Olivia Colman puts in an award-winning performance in this hilarious bat-shit crazy picture which is by far Lanthimos at his uninhabited finest.
Not one to stick to the norm, Greek filmmaker Yorgos Lanthimos follow’s up the cold and muted territory of The Killing of a Sacred Deer with a step back in time to the Royal Court of Queen Anne. A Comedy with a twist of tragedy, it takes on a life of devious social climbing with the most outrageous and sublime female ensemble.
Set in 18th Century England, Olivia Colman sits on the golden throne as Queen Anne presiding over the political backbiting of her Government. Anne is a deeply depressed ruler with unstable childlike mental issues. Having lost all of her Children, she surrounds herself with Rabbits as a substitute for her lack of offspring. Never confident in her decision making, she keeps Sarah (Rachel Weisz) close at hand to act as Queen by-proxy and to also provide her with carnal companionship.
As the pair seems almost inseparable, Emma Stone’s Abigail enters the fold. A cousin of Sarah’s whose family has fallen on hard times, she comes to Court, covered in mud and looking the worse for wear, cap in hand to Sarah looking for a job. Out of nothing but pity, Sarah set’s her to work in the kitchen’s but as Sarah’s own ambitions make her lose focus on her special relationship with the Queen, Abigail set’s to work on her own ambitious advancement.
With the Queen’s ear always open to Sarah’s suggestions, Anne dabbles with the idea of raising taxes to fund the latest war with France. A war in which Sarah’s husband, the Duke of Marlborough (Mark Gatiss) has a vested interest. However, not everyone in the political playground thinks the idea of raising taxes is such a good idea; enter Nicholas Hoult’s curly wigged, priggish Robert Harley to raise a troublesome drawbridge on the very notion by employing Abigail to his ranks.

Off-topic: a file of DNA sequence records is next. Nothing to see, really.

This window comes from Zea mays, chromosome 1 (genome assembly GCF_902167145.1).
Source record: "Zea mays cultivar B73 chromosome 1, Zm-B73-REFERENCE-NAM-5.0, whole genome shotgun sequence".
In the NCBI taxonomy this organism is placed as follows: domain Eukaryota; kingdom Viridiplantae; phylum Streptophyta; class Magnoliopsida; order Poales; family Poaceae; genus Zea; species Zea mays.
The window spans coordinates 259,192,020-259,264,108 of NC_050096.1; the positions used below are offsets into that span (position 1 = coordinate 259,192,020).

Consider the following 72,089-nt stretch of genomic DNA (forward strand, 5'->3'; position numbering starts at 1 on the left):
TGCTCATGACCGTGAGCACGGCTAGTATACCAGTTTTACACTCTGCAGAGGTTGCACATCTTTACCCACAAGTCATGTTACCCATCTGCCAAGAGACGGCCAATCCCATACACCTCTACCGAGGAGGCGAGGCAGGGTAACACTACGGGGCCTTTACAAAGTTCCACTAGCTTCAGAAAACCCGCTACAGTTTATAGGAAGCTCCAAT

Lanthimos’s The Favourite is far from your typical dramedy, its steely and cutting and makes essential use of the obtuse swear word enough to turn the air blue. The script whilst remaining familiar enters a universe of absurdity in building its overzealous, memorable characters with vulgar regency. It remains’ cleverly written from start to finish with panoramic camera shots widening the setting in order to drink in every last mortal of detail.
Performance wise, you just can’t get any better than Olivia Colman’s mood-swinging cantankerous, yet childlike persona. The need for love and affection is swatted away in the blink of an eye to reveal a cold and cruel woman who doesn’t think twice in cutting you in half with her icy jabs. Weisz is understatedly brilliant as the steely Sarah. She is powerful and she knows just how to use it. Whether she is overstepping her station, whether through physical violence towards Abigail or even in how she treats Queen Anne, she gets away with it by exuding fear amongst others.
A visual feast for a tempestuous Queen, Olivia Colman puts in an award-winning performance in this hilarious bat-shit crazy picture which is by far Lanthimos at his uninhabited finest.
The Favourite is out in cinemas January 1st.